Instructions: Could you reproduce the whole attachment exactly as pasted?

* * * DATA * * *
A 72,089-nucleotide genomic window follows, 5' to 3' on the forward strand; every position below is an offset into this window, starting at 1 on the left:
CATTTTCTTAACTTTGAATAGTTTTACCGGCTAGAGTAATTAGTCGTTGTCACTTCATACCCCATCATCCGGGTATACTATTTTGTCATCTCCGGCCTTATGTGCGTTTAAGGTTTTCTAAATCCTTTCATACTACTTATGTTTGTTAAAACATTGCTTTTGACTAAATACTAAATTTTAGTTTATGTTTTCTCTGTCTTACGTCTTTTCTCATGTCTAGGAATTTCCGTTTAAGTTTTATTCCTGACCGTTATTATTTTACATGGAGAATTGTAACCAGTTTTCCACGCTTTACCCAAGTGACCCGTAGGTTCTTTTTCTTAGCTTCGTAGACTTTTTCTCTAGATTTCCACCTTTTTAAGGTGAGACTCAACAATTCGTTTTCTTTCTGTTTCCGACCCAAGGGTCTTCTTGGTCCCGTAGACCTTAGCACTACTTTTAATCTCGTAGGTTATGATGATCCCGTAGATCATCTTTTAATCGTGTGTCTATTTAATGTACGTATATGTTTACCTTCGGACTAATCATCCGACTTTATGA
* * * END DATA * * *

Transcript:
A 72,089-nucleotide genomic window follows, 5' to 3' on the forward strand; every position below is an offset into this window, starting at 1 on the left:
CATTTTCTTAACTTTGAATAGTTTTACCGGCTAGAGTAATTAGTCGTTGTCACTTCATACCCCATCATCCGGGTATACTATTTTGTCATCTCCGGCCTTATGTGCGTTTAAGGTTTTCTAAATCCTTTCATACTACTTATGTTTGTTAAAACATTGCTTTTGACTAAATACTAAATTTTAGTTTATGTTTTCTCTGTCTTACGTCTTTTCTCATGTCTAGGAATTTCCGTTTAAGTTTTATTCCTGACCGTTATTATTTTACATGGAGAATTGTAACCAGTTTTCCACGCTTTACCCAAGTGACCCGTAGGTTCTTTTTCTTAGCTTCGTAGACTTTTTCTCTAGATTTCCACCTTTTTAAGGTGAGACTCAACAATTCGTTTTCTTTCTGTTTCCGACCCAAGGGTCTTCTTGGTCCCGTAGACCTTAGCACTACTTTTAATCTCGTAGGTTATGATGATCCCGTAGATCATCTTTTAATCGTGTGTCTATTTAATGTACGTATATGTTTACCTTCGGACTAATCATCCGACTTTATGA